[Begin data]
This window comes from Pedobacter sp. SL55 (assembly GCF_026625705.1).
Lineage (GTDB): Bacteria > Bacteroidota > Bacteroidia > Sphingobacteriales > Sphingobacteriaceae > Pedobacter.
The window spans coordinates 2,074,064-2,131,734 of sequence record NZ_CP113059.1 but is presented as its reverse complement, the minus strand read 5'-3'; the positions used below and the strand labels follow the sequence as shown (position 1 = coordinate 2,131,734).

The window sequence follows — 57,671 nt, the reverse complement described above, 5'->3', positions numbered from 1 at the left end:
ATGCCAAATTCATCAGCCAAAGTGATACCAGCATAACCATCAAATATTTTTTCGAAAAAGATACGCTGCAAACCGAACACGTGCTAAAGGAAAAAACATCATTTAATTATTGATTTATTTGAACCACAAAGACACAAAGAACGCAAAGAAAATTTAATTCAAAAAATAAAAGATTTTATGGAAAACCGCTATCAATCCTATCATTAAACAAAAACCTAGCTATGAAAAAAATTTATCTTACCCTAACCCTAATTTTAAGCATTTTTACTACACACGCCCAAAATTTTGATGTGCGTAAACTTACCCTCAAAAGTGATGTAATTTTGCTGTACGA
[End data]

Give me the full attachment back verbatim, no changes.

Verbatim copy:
This window comes from Pedobacter sp. SL55 (assembly GCF_026625705.1).
Lineage (GTDB): Bacteria > Bacteroidota > Bacteroidia > Sphingobacteriales > Sphingobacteriaceae > Pedobacter.
The window spans coordinates 2,074,064-2,131,734 of sequence record NZ_CP113059.1 but is presented as its reverse complement, the minus strand read 5'-3'; the positions used below and the strand labels follow the sequence as shown (position 1 = coordinate 2,131,734).

The window sequence follows — 57,671 nt, the reverse complement described above, 5'->3', positions numbered from 1 at the left end:
ATGCCAAATTCATCAGCCAAAGTGATACCAGCATAACCATCAAATATTTTTTCGAAAAAGATACGCTGCAAACCGAACACGTGCTAAAGGAAAAAACATCATTTAATTATTGATTTATTTGAACCACAAAGACACAAAGAACGCAAAGAAAATTTAATTCAAAAAATAAAAGATTTTATGGAAAACCGCTATCAATCCTATCATTAAACAAAAACCTAGCTATGAAAAAAATTTATCTTACCCTAACCCTAATTTTAAGCATTTTTACTACACACGCCCAAAATTTTGATGTGCGTAAACTTACCCTCAAAAGTGATGTAATTTTGCTGTACGA